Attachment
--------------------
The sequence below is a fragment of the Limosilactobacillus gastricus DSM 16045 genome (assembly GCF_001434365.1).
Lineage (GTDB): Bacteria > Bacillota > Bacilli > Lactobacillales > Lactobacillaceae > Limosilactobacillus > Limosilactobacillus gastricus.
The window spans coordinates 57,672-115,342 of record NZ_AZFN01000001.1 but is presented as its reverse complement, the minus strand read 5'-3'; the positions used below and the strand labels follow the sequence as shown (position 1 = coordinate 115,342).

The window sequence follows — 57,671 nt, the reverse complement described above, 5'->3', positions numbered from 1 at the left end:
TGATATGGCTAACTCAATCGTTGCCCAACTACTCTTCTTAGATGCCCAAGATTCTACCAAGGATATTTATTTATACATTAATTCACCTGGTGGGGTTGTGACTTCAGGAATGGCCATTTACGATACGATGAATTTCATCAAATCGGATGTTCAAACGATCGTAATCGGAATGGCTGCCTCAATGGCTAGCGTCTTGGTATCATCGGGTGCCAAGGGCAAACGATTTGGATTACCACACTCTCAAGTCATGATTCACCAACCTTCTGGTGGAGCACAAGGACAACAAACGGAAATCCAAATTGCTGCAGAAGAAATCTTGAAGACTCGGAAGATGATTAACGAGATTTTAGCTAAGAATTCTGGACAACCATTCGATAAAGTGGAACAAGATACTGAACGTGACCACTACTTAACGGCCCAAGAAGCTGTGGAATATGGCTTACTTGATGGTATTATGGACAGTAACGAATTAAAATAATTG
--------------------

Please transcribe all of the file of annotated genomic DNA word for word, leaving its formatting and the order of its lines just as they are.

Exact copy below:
The sequence below is a fragment of the Limosilactobacillus gastricus DSM 16045 genome (assembly GCF_001434365.1).
Lineage (GTDB): Bacteria > Bacillota > Bacilli > Lactobacillales > Lactobacillaceae > Limosilactobacillus > Limosilactobacillus gastricus.
The window spans coordinates 57,672-115,342 of record NZ_AZFN01000001.1 but is presented as its reverse complement, the minus strand read 5'-3'; the positions used below and the strand labels follow the sequence as shown (position 1 = coordinate 115,342).

The window sequence follows — 57,671 nt, the reverse complement described above, 5'->3', positions numbered from 1 at the left end:
TGATATGGCTAACTCAATCGTTGCCCAACTACTCTTCTTAGATGCCCAAGATTCTACCAAGGATATTTATTTATACATTAATTCACCTGGTGGGGTTGTGACTTCAGGAATGGCCATTTACGATACGATGAATTTCATCAAATCGGATGTTCAAACGATCGTAATCGGAATGGCTGCCTCAATGGCTAGCGTCTTGGTATCATCGGGTGCCAAGGGCAAACGATTTGGATTACCACACTCTCAAGTCATGATTCACCAACCTTCTGGTGGAGCACAAGGACAACAAACGGAAATCCAAATTGCTGCAGAAGAAATCTTGAAGACTCGGAAGATGATTAACGAGATTTTAGCTAAGAATTCTGGACAACCATTCGATAAAGTGGAACAAGATACTGAACGTGACCACTACTTAACGGCCCAAGAAGCTGTGGAATATGGCTTACTTGATGGTATTATGGACAGTAACGAATTAAAATAATTG